Bandar bin Sultan came under criticism for supporting al Qaida, prompting King Abdallah to wrest Syria operations away from him in February, handing them to Interior Minister Prince Mohammed bin Nayef More

Poetry Magazine editor Don Share talks what makes a good poem with VOA's David Byrd

What makes a good poem? And is poetry as viable an art form as it once was? To find out, VOA's David Byrd spoke to Don Share, the editor of Poetry Magazine. More

This forum has been closed.
Comments
     
There are no comments in this forum. Be first and add one

Featured Videos

Your JavaScript is turned off or you have an old version of Adobe's Flash Player. Get the latest Flash player.
Google Buys Drone Companyi
|| 0:00:00
...
 
🔇
X
George Putic
April 15, 2014
In its latest purchase of high-tech companies, Google has acquired a manufacturer of solar-powered drones that can stay in the air almost indefinitely, relaying broadband Internet connection to remote areas. It is seen as yet another step in the U.S. based Web giant’s bid to bring Internet to the whole world. VOA’s George Putic reports.
Video

Video Google Buys Drone Company

In its latest purchase of high-tech companies, Google has acquired a manufacturer of solar-powered drones that can stay in the air almost indefinitely, relaying broadband Internet connection to remote areas. It is seen as yet another step in the U.S. based Web giant’s bid to bring Internet to the whole world. VOA’s George Putic reports.
Video

Video Ray Bonneville Sings the Blues and More on New CD

Singer/songwriter Ray Bonneville has released a new CD called “Easy Gone” with music that reflects his musical and personal journey from French-speaking Canada to his current home in Austin,Texas. The eclectic artist’s fan base extends from Texas to various parts of North America and Europe. VOA’s Greg Flakus reports from Austin.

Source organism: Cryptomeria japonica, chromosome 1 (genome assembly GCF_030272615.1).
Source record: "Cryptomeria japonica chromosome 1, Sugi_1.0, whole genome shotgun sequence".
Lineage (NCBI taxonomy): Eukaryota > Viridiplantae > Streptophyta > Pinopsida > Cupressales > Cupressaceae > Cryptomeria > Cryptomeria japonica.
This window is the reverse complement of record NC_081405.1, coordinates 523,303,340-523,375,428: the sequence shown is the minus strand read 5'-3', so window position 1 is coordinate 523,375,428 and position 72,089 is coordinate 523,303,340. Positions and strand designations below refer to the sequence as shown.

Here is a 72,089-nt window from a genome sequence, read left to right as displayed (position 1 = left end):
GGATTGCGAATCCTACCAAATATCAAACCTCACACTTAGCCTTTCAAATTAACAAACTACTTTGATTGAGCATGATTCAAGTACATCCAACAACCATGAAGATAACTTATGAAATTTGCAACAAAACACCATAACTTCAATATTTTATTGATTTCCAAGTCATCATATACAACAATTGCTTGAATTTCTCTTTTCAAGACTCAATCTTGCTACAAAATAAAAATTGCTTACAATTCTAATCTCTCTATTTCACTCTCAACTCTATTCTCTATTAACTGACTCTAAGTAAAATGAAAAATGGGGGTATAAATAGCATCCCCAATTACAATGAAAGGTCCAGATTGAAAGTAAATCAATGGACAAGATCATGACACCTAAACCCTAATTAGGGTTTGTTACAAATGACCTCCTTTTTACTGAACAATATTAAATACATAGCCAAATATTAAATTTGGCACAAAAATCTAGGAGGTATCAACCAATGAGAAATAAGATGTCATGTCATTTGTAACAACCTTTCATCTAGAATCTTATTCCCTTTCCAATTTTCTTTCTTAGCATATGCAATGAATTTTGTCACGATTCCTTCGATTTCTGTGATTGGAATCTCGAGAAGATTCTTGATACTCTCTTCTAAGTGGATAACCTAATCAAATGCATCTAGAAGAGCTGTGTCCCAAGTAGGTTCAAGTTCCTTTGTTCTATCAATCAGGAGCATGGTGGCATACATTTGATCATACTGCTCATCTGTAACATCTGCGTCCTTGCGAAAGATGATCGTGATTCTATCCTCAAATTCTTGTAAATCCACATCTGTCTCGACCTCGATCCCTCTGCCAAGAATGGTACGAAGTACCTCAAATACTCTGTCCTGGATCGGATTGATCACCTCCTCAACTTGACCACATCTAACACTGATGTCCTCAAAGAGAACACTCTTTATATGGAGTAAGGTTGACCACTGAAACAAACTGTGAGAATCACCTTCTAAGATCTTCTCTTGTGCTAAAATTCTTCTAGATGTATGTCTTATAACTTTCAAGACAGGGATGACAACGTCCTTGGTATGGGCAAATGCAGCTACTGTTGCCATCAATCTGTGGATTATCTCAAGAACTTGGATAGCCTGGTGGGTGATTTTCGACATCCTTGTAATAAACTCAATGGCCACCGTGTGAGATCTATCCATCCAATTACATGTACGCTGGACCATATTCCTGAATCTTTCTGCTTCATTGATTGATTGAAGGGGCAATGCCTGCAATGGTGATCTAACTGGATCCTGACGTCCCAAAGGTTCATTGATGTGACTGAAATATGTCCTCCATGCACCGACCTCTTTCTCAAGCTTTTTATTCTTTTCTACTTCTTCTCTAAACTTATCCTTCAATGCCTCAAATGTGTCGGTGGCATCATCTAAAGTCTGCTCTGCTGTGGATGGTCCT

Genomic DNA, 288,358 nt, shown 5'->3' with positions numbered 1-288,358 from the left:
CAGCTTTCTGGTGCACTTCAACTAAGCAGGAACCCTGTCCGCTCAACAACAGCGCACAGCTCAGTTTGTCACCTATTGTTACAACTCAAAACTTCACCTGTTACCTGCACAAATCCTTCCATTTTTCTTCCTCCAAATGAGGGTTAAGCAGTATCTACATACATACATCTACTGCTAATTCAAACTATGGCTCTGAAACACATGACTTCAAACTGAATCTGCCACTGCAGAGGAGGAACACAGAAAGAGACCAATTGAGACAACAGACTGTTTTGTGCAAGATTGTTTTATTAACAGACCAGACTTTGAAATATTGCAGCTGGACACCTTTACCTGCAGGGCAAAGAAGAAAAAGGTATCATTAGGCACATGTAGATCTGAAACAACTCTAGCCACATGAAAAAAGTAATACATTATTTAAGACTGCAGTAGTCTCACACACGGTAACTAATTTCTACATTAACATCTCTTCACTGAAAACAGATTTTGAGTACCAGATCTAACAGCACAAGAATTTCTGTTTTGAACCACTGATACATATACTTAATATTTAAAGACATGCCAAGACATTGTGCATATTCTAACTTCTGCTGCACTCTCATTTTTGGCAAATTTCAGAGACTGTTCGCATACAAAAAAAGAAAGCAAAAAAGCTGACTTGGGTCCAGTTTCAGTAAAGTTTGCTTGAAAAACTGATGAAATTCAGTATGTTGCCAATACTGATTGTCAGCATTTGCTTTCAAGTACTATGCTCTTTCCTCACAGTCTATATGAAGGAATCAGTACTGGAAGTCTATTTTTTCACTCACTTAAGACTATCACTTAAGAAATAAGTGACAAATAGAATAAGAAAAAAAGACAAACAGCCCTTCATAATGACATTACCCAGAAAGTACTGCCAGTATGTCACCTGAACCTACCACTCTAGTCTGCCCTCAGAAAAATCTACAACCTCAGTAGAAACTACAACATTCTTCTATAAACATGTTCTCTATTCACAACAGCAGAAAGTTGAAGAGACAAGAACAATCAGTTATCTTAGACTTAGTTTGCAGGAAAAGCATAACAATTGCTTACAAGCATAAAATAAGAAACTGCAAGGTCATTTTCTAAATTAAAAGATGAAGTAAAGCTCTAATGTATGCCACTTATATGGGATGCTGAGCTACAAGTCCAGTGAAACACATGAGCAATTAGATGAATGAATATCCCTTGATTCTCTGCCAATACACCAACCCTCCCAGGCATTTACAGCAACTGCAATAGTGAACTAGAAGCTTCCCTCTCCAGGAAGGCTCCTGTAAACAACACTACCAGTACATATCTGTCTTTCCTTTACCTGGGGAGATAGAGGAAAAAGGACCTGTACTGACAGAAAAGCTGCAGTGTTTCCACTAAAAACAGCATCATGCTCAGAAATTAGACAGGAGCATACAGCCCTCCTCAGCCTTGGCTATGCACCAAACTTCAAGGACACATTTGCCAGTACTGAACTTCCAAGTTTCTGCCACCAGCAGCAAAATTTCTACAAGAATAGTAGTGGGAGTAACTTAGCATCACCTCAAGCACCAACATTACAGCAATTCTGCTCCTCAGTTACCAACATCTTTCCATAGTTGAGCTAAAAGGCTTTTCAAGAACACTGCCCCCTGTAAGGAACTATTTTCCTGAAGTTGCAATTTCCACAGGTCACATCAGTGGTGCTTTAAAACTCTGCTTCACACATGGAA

Video

Video Millions Labor in Pakistan's Informal Economy

The World Bank says that in Pakistan, roughly 70 percent work in the so-called informal sector, a part of the economy that is unregulated and untaxed. VOA's Sharon Behn reports from Islamabad on how the informal sector impact's the Pakistani economy.
Video

Video Passover Celebrates Liberation from Bondage

Jewish people around the world are celebrating Passover, a commemoration of their liberation from slavery in Egypt more than 3,300 years ago. According to scripture, God helped the Jews, led by Moses, escape bondage in Egypt and cross the Red Sea into the desert. Zlatica Hoke reports that the story of the Jewish Exodus resonates with other people trying to escape slave-like conditions.
Video

Video Police Pursue Hate Crime Charges Against Kansas Shooting Suspect

Prosecutors are sifting through the evidence in the wake of Sunday’s shootings in a suburb of Kansas City, Missouri that left three people dead. A suspect in the shootings taken into custody is a white supremacist. As VOA’s Kane Farabaugh reports, he was well-known to law enforcement agencies and human rights groups alike.
Video

Video In Eastern Ukraine, Pro-unity Activists Emerge from Shadows

Amid the pro-Russian uprisings in eastern Ukraine, there is a large body of activists who support Ukrainian unity and reject Russian intervention. Their activities have remained largely underground, but they are preparing to take on their pro-Moscow opponents, as Henry Ridgwell reports from the eastern city of Donetsk.
Video

Video Basket Maker’s Skills Have World Reach

A prestigious craft show in the U.S. capital offers one-of-a-kind creations by more than 120 artists working in a variety of media. As VOA’s Julie Taboh reports from Washington, one artist lucky enough to be selected says sharing her skills with women overseas is just as significant.
Video

Video UN Report Urges Speedier Action to Avoid Climate Disaster

A new United Nations report says the world must switch from fossil fuels to cleaner energy sources to control the effects of climate change. The Intergovernmental Panel on Climate Change released the report (Sunday) following a meeting of scientists and government representatives in Berlin. The comprehensive review follows two recent IPCC reports that detail the certainty of climate change, its impacts and in this most recent report what to do about it. VOA’s Rosanne Skirble has the details.
AppleAndroid